- Jim Caple, Senior Writer, ESPN.com
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Best-selling and award-winning author and filmmaker Sherman Alexie is a passionate basketball fan, a Seattle resident and a former Sonics season-ticket holder. He spent many seasons working his way from seats atop the lower bowl in Key Arena down to the sixth row behind the bench. When Clay Bennett was trying to break the Sonics’ lease in Seattle to move to Oklahoma, the city called upon him to testify in court on behalf of Sonics fans.
So obviously, Alexie is rooting for the NBA to approve the sale of the Sacramento Kings to Chris Hansen, the hedge fund manager who plans to move the team to Seattle. Right?
“I hope the Kings stay in Sacramento,” Alexie says. “The Seattle Times carried a photo of the last game of the season in Sacramento, and it was a woman holding up a sign, ‘We’re Not Saying Goodbye!’ Those are the exact same signs we were holding up in Seattle before the Sonics moved.”
Seattle was justifiably hurt and outraged when Bennett moved the Sonics to Oklahoma City. So for Seattle to turn around and do the same thing to another city, Alexie says, is just plain wrong. “And I get increasingly frustrated with Seattle fans morally justifying it.”
As David Stern and the NBA continue to drag out the decision on the sale – today is Day 97 of the Kings Held Hostage -- I’m still torn on the issue. I’m definitely rooting for Seattle to get an NBA team, for both civic and personal reasons. The city loyally supported the Sonics for decades only to have them abruptly stolen from us with Stern helping with the getaway van.
On the other hand, I agree with Alexie. I very much want a team here but would feel guilty taking another city’s team. I know the pain of a team leaving a city. I’ve dealt with this virtually my entire life.
I was 8 years old and living in southwest Washington when the Pilots moved from Seattle to Milwaukee at the end of spring training in 1970. I recall listening to the news on the radio and being confused why our team was moving. I still think of that move almost every time I interview Bud Selig.
After the Pilots left, I became a fan of the San Francisco Giants because they were the next closest baseball team, albeit more than 700 miles away. I recall the angst I felt when the Giants nearly moved to Toronto in the 1970s. Considering that the Giants were so far away I could barely listen to their games on the radio, let alone go see them in person, it shouldn’t have mattered to me whether they moved or stayed.
And yet, it did matter. They weren’t just the Giants to me. They were the San Francisco Giants. People often say a team provides identity to a city, but the reverse is also true. A city is as much a part of a team as its players.
Fans understand this, though Stern either doesn’t or simply doesn’t care.
I also was living in the Twin Cities when the Minnesota North Stars moved to Dallas in 1993 as well as when the Minnesota Timberwolves almost moved to New Orleans shortly thereafter. And I was back in Seattle when Howard Schultz sold the Sonics to Bennett, who insisted that he planned to keep the team in our city, all the while plotting to move it to Oklahoma City.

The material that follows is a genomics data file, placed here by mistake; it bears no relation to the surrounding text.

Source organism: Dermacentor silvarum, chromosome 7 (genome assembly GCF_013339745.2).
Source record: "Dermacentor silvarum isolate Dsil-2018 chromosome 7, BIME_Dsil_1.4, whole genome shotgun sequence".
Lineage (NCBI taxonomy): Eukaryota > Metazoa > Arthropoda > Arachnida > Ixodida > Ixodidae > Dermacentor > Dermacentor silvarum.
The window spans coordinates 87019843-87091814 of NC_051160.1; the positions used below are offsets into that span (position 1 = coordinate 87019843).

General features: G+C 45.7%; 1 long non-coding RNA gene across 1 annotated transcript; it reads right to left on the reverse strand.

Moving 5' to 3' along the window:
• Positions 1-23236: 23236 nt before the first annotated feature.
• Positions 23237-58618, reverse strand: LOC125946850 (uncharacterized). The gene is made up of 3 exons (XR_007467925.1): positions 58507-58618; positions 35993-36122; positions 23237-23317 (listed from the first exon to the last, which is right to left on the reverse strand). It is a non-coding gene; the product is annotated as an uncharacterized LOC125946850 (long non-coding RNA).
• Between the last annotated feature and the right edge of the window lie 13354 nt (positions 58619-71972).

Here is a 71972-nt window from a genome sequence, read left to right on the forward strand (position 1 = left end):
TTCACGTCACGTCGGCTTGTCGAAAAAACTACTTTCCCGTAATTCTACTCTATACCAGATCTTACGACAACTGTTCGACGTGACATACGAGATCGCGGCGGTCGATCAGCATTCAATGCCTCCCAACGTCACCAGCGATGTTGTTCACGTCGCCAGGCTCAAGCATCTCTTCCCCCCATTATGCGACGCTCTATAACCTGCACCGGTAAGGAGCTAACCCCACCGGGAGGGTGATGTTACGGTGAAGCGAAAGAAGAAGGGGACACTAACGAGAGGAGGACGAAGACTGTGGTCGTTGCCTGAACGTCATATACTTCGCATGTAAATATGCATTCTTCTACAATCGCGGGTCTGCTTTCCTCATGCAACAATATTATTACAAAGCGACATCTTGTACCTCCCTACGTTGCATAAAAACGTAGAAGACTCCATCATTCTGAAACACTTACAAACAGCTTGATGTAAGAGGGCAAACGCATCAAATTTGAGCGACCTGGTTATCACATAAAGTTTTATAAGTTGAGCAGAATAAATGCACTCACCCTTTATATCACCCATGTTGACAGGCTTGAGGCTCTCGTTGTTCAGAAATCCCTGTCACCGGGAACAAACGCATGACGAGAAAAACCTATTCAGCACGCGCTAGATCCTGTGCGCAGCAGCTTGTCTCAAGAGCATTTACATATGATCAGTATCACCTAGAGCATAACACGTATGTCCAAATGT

Some people say this is why Seattle’s current situation with the Kings is different from the Oklahoma City deal. They say that unlike Bennett, Hansen is being open and honest about his intention to move the team from Sacramento. As if that justification really matters. I mean, if someone stole my wallet, I wouldn’t feel any better if the thief warned me ahead of time.
As Alexie says, “The moral gymnastics people are performing is sort of nauseating.”
Others point out that teams move all the time in the NBA, which is true. Half the teams in the league started out in another city. Three teams have moved in the past decade. And just look at the Kings. They played nine years in Rochester, 15 years in Cincinnati, 13 years in Kansas City and the past 28 in Sacramento. Seattle would simply be another stop along the way (and hopefully a final stop).
“That’s just another justification,” Alexie says. “‘Hey, it’s been six or seven groups of broken-hearted fans, so why not add on another?’”
In addition to calling Seattle’s push for the Kings a form of bullying -- “Seattle is picking on Sacramento -- it’s like the U.S. invading Grenada” -- Alexie has another more basic opposition to the team moving here. “On a purely basketball level -- they’re terrible. They’re not even terrible in a fun way.”
There is an easy solution to all this, of course. If both cities have potential owners willing to spend around $500 million on a team, and both cities have taxpayers willing to subsidize new, roughly $500 million arenas, the obvious move is to leave Kings in Sacramento and grant an expansion team to Seattle.
That’s the way I want this to work out. It would be a win-win for everyone. Sacramento fans get to keep their team. Seattle fans get a team again free of guilt and with a clean slate. And the owners receive enough money in expansion fees to offset sharing the national revenue pie with another team.
“I’m rooting for the Kings to stay and Seattle to get an expansion team," Alexie says, adding that solution makes perfect sense to him. “But who knows what goes on inside David Stern’s head?"
Indeed. Knowing the way owners usually operate, rather than pursue an option that would bring joy to fans in two cities, they would rather screw over one group and use them as a warning and leverage in future scenarios.
I’m not sure whether Sacramento or Seattle will wind up with the Kings but I do know this: Unless there is expansion, one city is going to feel cheated -- and justifiably so. Which means some other NBA city better keep their hands on their wallets.